Tuesday, September 17, 2013


As some of you know, I recently began working as a Court Security Officer with the Feds.  With my new job came an opportunity to attend training at the Federal  Law Enforcement Training Center in Glynco, Georgia. It goes by it's acronym "FLETC" (pronounced "fletsy"). Try Googling Glynco and you may not find it. The address I got, using Glynco as the city, came up as unknown as well as Patty my Tom Tom GPS device. If you use the nearest large town Brunswick, Georgia you can locate it. I can only suppose this is some attempt by the Feds to mask the location so  the terrorists and zombies can't attack.

The Brunswick/Glynco area is coastal Georgia and a one hour drive each from the nearest major airports in Jacksonville, Florida or Savannah, Georgia. There are two major islands that form part of the coast, St. Simons and Jekyll Islands. Interestingly, on the drive up, I noticed a series of "wear your seat belt" signs on the I-95 once I got into Georgia. Is it just me or doesn't this sign kind of look like a sort of Confederate Flag looking thing?

FLETC sits on the former Glynco Naval Air Station established in 1942, a base for the Navy fleet of airships, commonly known as blimps, which patrolled the coast for marauding German submarines during World War II. There are still the tell-tale boxy structures typical of bases throughout the world interspersed with much more modern wood and stucco buildings and some of those temporary classroom buildings you may recall from elementary school. The facility is in the midst of a mature forest of moss shrouded Live Oaks and beautifully tall Southern Pines. But there is a real campus feel to the place with large Holiday Inn like dorm buildings, a student union center, a bank and a convenience store. They sell beer and wine as well as mixed drinks at the bar at the Student Center. Yes...they even have a Starbucks. It's a college for big people who just happen to have guns.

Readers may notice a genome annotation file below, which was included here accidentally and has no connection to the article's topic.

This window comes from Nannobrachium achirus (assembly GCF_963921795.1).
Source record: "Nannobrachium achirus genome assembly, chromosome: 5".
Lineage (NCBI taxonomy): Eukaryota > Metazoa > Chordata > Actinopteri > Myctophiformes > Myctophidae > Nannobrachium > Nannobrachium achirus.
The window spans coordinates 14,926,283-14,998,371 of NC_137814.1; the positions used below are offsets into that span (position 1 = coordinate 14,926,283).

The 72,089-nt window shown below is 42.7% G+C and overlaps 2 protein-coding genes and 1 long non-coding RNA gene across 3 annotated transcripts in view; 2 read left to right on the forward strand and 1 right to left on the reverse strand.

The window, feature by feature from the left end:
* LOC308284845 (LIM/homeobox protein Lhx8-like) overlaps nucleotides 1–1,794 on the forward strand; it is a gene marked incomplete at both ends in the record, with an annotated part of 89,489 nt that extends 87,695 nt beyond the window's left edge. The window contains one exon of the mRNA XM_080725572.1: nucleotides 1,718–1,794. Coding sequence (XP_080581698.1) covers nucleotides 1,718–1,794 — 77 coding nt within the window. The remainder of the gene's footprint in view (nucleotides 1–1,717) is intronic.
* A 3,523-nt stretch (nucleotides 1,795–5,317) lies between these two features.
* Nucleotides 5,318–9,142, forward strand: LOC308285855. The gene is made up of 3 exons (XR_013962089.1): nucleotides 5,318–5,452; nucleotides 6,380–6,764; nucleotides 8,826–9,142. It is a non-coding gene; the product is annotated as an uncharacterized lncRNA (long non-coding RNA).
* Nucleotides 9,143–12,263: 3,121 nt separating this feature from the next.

What is revealing is the sheer number of Federal agencies that train here. In  1970, training was handed over to the Department of the Treasury with the mission to standardize law enforcement training throughout the Federal Government. All agencies would utilize the facilities in Washington, D.C. except the FBI. In 1975, Glynco was selected to be the permanent facility and after 9/11 was absorbed into the Department of Homeland Security. About 134 agencies use FLETC as primary and recurrent training for hundreds of Federal agents and visiting foreign students from all over. There is a several acre driving tactics track on the northern perimeter as well as at least 6 weapons ranges all over the facility. There is a full mock Port of Entry and town I passed on my way to my Dorm. Everywhere you go, you cross paths with folks with all sorts of different uniforms from US Marshals to TSA, FEMA, NCIS, IRS to the Hoover Dam Police.

Dorm 185

Cool Room
Ok....before you hear it from anyone else, there is the story about my jog on the first morning and the matter of my getting lost. I had decided to continue my jogging while at school. See my first class began at 7:30 so I had calculated my run to include cooling off, showering, getting to the cafeteria for breakfast and arriving on-time for class. When I got there Sunday, I had reconnoitered the area to familiarize myself with my trusty map. Did I mention I had done all this in the daylight? Ok...I think you can see what's coming.   In the dark I began my run about 5:45 am and almost immediately stumbled upon a doe and her baby. I mean like 10 feet away. I was quite surprised to see I hadn't startled them at all. They seemed quite unimpressed seeing me dash by. Although mom did turn to watch me, I wasn't sure if it was out of an abundance of caution or merely Moms curiosity as to why this stupid human was out in the crushing morning Georgia coastal humidity at oh-dark thirty.

As I mentioned, the place is huge. I got well into my run making well intentioned right turns in my grand plan to arc my way back to the dorm.  Well...what seemed like a lot of time passed and now I realize I'm looking at stuff around me I no longer recognized. I zigged and zagged in a vain attempt to find something I recognized  but to no avail. Finally, I could see one of the entrance gates in the distance so I made my way there. I was met by one of the security guards and, not wanting to appear lost (yeah, that wasn't obvious), asked to verify directions back to Dorm 185. The guard (clearly aware of my plight) stifled a laugh and did his best Swamp People accent with a "whewww...you way off course...(pointing off into the darkness) its wayyyyy over that a way....you got a long ways to go."